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Entropy and the canonical height

Einsiedler, M.; Everest, G.; Ward, T.

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M. Einsiedler

G. Everest

T. Ward


The height of an algebraic number in the sense of Diophantine geometry is a measure of arithmetic complexity. There is a well-known relationship between the entropy of automorphisms of solenoids and classical heights. We consider an elliptic analogue of this relationship, which involves two novel features. Firstly, the introduction of a notion of entropy for sequences of transformations. Secondly, the recognition of local heights as integrals over the closure of the torsion subgroup of the curve (an elliptic Jensen formula). A sequence of transformations is defined for which there is a canonical arithmetically defined quotient whose entropy is the canonical height, and in which the fibre entropy is accounted for by local heights at primes of singular reduction, yielding a dynamical interpretation of singular reduction. This system is related to local systems, whose entropy coincides with the local canonical height up to sign. The proofs use transcendence theory, a strong form of Siegel's theorem, and an elliptic analogue of Jensen's formula.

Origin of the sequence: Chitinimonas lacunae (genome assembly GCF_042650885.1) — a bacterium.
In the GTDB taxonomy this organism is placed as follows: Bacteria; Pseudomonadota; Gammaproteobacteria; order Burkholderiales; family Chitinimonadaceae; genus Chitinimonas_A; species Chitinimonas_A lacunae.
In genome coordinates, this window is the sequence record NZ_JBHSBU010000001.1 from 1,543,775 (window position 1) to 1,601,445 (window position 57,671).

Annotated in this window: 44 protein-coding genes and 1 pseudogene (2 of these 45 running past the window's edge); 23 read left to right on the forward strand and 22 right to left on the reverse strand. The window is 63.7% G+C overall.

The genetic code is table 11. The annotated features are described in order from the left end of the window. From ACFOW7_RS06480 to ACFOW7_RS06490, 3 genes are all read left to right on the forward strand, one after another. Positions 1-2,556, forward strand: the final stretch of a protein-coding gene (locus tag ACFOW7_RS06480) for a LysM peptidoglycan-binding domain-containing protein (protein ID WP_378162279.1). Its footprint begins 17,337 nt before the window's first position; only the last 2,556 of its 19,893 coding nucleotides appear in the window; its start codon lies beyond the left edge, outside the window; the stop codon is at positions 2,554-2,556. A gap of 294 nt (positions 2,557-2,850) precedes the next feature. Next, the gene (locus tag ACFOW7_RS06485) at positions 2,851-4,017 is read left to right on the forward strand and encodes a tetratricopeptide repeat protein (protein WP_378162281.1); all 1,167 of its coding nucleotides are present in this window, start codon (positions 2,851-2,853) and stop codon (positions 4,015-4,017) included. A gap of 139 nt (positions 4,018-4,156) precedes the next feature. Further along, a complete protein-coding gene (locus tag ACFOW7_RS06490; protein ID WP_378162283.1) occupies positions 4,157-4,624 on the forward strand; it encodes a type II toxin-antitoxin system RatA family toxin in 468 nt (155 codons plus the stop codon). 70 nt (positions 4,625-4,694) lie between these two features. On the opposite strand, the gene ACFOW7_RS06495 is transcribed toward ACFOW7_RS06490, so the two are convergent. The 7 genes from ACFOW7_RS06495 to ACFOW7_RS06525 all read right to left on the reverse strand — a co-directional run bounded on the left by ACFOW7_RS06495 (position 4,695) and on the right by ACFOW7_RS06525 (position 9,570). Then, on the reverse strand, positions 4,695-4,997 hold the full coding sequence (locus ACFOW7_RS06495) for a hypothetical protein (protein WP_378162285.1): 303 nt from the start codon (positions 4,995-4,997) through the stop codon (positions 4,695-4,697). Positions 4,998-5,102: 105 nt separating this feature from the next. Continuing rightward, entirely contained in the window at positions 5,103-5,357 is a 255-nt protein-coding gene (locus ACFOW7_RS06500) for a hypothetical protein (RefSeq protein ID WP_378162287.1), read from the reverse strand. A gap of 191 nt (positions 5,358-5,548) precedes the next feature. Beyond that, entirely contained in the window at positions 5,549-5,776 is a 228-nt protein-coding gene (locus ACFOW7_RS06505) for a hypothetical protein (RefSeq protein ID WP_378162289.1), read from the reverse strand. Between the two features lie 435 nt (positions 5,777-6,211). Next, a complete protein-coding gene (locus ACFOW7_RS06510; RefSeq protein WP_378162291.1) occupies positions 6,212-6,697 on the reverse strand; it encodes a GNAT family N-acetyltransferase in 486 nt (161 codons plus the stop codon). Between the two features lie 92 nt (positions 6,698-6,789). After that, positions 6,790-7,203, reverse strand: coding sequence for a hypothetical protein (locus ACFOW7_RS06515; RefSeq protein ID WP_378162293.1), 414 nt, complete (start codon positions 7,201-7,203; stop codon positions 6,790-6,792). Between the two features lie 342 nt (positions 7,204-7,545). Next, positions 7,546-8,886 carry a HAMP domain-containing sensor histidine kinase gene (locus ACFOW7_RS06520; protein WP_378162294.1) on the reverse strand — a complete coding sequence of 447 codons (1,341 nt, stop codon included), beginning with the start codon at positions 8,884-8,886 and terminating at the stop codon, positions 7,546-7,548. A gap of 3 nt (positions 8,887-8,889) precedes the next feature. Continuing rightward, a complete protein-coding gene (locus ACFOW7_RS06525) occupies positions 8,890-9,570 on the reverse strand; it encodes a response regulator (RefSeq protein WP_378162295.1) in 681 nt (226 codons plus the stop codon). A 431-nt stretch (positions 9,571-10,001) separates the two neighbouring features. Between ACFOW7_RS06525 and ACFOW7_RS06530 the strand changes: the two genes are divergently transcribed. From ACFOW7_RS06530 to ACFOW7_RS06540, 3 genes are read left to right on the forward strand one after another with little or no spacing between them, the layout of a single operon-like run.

Einsiedler, M., Everest, G., & Ward, T. (2001). Entropy and the canonical height. Journal of Number Theory, 91(2), 256-273.

Journal Article Type Article
Publication Date Dec 1, 2001
Deposit Date Oct 12, 2012
Publicly Available Date Oct 19, 2012
Journal Journal of Number Theory
Print ISSN 0022-314X
Publisher Elsevier
Peer Reviewed Peer Reviewed
Volume 91
Issue 2
Pages 256-273


Accepted Journal Article (267 Kb)

Copyright Statement
NOTICE: this is the author’s version of a work that was accepted for publication in Journal of number theory. Changes resulting from the publishing process, such as peer review, editing, corrections, structural formatting, and other quality control mechanisms may not be reflected in this document. Changes may have been made to this work since it was submitted for publication. A definitive version was subsequently published in Journal of number theory, 91/2, 2001, 10.1006/jnth.2001.2682

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